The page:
The Golden Era of content marketing

For years, content marketing was in a Golden Era. Organizations that wrote good, unique content, could fairly easily rank well in search and get at least moderate social traction.

At an early content marketing conference I heard someone say, “If you write it, they will come.”

And for the most part, that was true.

The driving force behind the Golden Era of content marketing was a content deficit. People wanted to consume more content than what was available – so when a new piece of content came along that helped solve their problem, they devoured it, shared it, and linked to it from their own content.

Ah, it was a great time to be a content marketer…

Then we had to ruin it

Seeing the success that was being had in content marketing, organizations of all sizes wanted in on the action. A mass influx of content from new players upped the supply of “good” content for users, while user demand for that content started to level out.

In our excitement to latch onto an emerging trend and reap its rewards, we ruined the whole thing. The supply of content outpaced the demand consumers had for the content.

In 2014, Mark Schaefer coined the term “content shock” to describe this phenomenon.

What is content shock?

If you build it, they probably WON’T come

If you are writing 400 word blog posts, publishing them, and then hoping that doing that 2-3 times per week is going to build your blog into an industry leading resource, I sincerely hope it works for you.

But if it’s not working, content shock is probably why.

People aren’t clamoring for the next good blog post. They’re already overwhelmed with the glut of content out there. A good blog post just becomes white noise in a sea of static.

How do you overcome content shock?

There’s no silver bullet to overcoming content shock. There’s no quick fix that makes your content suddenly stand out. But below are two overarching themes that seem to be must-haves in modern content marketing.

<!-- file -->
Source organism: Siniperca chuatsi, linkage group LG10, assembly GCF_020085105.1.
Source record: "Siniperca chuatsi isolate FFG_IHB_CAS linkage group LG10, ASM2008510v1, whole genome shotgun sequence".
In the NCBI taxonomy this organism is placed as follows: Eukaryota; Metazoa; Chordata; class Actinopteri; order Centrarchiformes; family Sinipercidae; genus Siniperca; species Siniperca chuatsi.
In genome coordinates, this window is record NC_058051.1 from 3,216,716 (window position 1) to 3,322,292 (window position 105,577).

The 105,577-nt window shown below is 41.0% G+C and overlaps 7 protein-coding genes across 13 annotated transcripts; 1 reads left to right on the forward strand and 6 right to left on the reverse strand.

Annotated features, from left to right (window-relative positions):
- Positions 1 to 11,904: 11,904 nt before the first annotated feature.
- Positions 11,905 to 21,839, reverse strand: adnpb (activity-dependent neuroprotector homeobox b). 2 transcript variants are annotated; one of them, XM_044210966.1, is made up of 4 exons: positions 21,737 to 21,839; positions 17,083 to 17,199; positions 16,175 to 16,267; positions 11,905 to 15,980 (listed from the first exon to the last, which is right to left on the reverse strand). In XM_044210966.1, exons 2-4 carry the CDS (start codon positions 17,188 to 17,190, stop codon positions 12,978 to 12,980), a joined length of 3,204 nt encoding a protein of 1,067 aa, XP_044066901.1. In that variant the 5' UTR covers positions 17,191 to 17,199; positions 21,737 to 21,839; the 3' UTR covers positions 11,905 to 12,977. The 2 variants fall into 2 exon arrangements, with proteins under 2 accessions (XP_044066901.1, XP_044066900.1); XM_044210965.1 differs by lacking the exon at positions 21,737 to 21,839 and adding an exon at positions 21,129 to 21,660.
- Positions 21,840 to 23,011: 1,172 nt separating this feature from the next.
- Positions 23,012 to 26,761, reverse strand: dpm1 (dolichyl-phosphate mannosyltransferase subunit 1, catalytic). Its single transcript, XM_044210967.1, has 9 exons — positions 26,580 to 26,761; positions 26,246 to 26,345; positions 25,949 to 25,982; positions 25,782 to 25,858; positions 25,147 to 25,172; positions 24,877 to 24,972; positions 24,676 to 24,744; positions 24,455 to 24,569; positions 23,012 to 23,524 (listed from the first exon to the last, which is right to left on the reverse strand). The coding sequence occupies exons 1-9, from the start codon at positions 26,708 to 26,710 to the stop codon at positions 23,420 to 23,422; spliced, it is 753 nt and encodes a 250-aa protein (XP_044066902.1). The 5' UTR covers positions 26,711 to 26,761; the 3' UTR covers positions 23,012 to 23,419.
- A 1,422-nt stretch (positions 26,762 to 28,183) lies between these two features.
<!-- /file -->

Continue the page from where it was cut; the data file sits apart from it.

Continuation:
1. It has to be a resource that fully solves the problem or intent of the person reading it. For example, a post about the 10 things you must see at Yellowstone can’t just be a simple bulleted list of 10 items. People want you to show WHY those are must sees. They will also want to see images of those places, videos, a map of how to get to them, etc. This content provides real value to your audience.
  2. It needs enough promotion to lift it out of the sea of static and put it into an orbit where your audience will engage with it, and where search engines will see its value as well. Without this initial lift, your content will not move. No matter how many times you poke it with a stick and say, “Do something.”

Don’t go chasing waterfalls

Another thing to keep in mind is that the more competitive a topic or keyword is, the less likely you are to rank for it in search. When coming up with content ideas, take this into consideration.

For example, at Ceralytics we provide solutions for content marketers. But we don’t write content that is strictly devoted to only the topic of “content marketing.” That topic has a search difficulty of 95/100. We know it would not be fruitful for us to go after a topic like that. It’s simply too crowded.

However, we identified the term “content marketing newsletter” as a current gap in our content when compared to our competition (we used our Competitive Gaps report to identify it.) The topic “content marketing newsletters” has a difficulty of 30/100, which meant the competition for it wasn’t very high. So we went after it.

We published the 13 Best Content Marketing Newsletters, which is a simple, yet fully researched piece of content that gives our audience value. As of this writing, we rank #3 organically for “content marketing newsletters” in Google, and it is the most viewed post in the history of our blog.

Oh, and the post is barely a month old.

If you’re a major brand, and your site has a ton of search authority, you will start at an advantage to go after more difficult topics. Larger brands usually have more resources to create more robust content but also the power to promote it more than smaller brands.

If you’re a small to medium-sized brand, ranking for a very competitive topic is going to be a bigger battle, because it will take up a lot of resources and may still not work in the end. But topics with less competition, like the “content marketing newsletters” example above, are more attainable for those of us without eight or nine digit marketing budgets.

But regardless of how crowded the topic’s space is, remember that the content you create still has to solve the user’s problem and/or intent.

About Sketchalytics

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